Congress and the Clinton administration clashed angrily in 1994 over how to regulate the health insurance system, and ended up doing nothing. Besieged by consumer complaints, state legislatures started taking their own smaller steps: setting the ground rules among patients and HMOs and trying to control escalating prescription drug costs. Congress continued debating for almost 10 years, while nearly 40 states enacted measures placing a lid on medication costs or setting up bulk-purchasing plans to save consumers money. It wasn't until 2003 that Congress managed to a pass a Medicare bill including a limited prescription drug reimbursement for seniors.

The rules that apply to regulation apply to de-regulation as well. Congress spent most of the 1990s discussing how it might loosen up the laws on electric power production to generate more supply and lower prices. While the discussion continued, more than 20 states acted. Some of these state deregulation laws were spectacular failures; some of them worked reasonably well. Only last fall, after a brief but spectacular power outage hit much of the Northeast, did a federal measure to modernize important elements of the power system (although not deregulating it) begin to make serious progress toward enactment. It still isn't on the books.

What I draw from all these stories is that when it comes to dealing with the inequities of 21st-century capitalism, Congress is no longer the first or even the most relevant governmental institution we look to. The states play that role. If they play it effectively enough, and the absence of national standards begins to strike interested parties as inconvenient or embarrassing, Congress may get around to legislating on the subject. Or it may not.

Conventional wisdom, particularly among liberals, suggests that this is getting regulation backwards. It's the federal government that should make the rules and the states that should adjust themselves accordingly. Besides, economists frequently argue, state regulation tends to be inefficient and compromised by special privilege. Insurance is an exclusively state-regulated industry, for example, and in the average state legislature, many of the key members of the insurance committees are in the business themselves. Conflict of interest isn't even taken seriously. The funeral industry is state- regulated, and in most states it gets exactly the scrutiny it wants: hardly any at all. There's long been a suspicion among political scientists and liberal activists that state regulatory systems are fatally susceptible to "capture" by whatever interest they are supposed to be overseeing.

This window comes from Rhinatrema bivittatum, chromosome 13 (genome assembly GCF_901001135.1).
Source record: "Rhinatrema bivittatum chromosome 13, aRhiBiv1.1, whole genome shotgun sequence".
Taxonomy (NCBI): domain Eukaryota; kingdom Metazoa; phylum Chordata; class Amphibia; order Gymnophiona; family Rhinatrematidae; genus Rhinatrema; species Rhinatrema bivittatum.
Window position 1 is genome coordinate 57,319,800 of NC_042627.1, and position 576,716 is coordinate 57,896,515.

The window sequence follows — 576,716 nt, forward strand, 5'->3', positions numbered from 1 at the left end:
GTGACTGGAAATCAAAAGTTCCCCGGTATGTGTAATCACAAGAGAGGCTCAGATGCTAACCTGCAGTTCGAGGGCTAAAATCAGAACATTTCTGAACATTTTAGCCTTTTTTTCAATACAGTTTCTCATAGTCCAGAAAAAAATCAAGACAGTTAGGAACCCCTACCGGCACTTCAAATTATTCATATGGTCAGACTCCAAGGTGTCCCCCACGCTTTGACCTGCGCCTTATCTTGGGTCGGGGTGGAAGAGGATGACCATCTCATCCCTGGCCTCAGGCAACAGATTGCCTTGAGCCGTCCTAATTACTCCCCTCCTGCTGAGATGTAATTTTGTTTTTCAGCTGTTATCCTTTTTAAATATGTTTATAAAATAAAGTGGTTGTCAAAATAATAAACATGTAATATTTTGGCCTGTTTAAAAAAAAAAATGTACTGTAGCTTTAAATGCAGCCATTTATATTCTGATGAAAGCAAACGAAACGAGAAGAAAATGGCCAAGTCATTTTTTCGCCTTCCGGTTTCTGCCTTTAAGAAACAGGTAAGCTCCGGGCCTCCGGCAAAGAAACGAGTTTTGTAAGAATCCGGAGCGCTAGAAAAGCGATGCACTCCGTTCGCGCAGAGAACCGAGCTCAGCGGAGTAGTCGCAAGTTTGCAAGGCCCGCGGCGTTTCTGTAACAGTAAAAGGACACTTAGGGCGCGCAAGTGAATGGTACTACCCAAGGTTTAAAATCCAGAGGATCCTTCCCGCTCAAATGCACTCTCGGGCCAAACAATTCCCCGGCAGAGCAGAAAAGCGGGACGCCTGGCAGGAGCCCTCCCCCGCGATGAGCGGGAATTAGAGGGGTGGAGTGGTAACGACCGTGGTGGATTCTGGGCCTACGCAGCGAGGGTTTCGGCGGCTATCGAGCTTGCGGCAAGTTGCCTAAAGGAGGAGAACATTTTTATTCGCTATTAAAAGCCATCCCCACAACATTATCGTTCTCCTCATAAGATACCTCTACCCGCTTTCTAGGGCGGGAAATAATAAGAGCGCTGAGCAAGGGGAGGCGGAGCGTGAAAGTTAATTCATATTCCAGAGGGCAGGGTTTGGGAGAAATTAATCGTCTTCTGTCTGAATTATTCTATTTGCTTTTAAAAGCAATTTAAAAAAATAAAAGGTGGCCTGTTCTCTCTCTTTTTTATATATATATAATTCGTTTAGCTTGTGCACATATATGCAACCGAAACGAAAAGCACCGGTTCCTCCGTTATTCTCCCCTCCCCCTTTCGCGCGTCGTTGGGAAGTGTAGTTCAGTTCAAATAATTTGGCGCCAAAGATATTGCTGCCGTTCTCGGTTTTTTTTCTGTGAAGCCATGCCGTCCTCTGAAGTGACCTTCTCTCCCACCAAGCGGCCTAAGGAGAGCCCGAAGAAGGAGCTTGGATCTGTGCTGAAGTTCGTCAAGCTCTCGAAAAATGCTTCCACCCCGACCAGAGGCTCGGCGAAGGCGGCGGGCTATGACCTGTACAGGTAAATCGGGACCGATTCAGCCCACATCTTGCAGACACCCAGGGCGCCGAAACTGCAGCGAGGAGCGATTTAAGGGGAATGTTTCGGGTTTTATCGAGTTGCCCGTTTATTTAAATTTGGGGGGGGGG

What's rare, though, is solid evidence on whether this doctrine of "regulatory capture" describes reality. Are state regulators in fact a soft touch for big corporations and trade associations?

There will never be a simple answer to the "capture" question, but Paul Teske, a public affairs professor at the University of Colorado, has spent the past several years trying to separate fact from speculation. Teske's conclusions have just been published in a book, "Regulation in the States," which traces the measurable effects of state regulatory policy in the areas of communications, electricity, insurance, banking, occupational licensing and environmental policy. It's a highly technical, relentlessly quantitative book, in many places difficult to follow. But if you manage to wade through all the correlation coefficients and regression analysis, you will find that Teske has a compelling thesis about the theory of regulatory capture: It is based on obsolete assumptions about the way American industries are structured.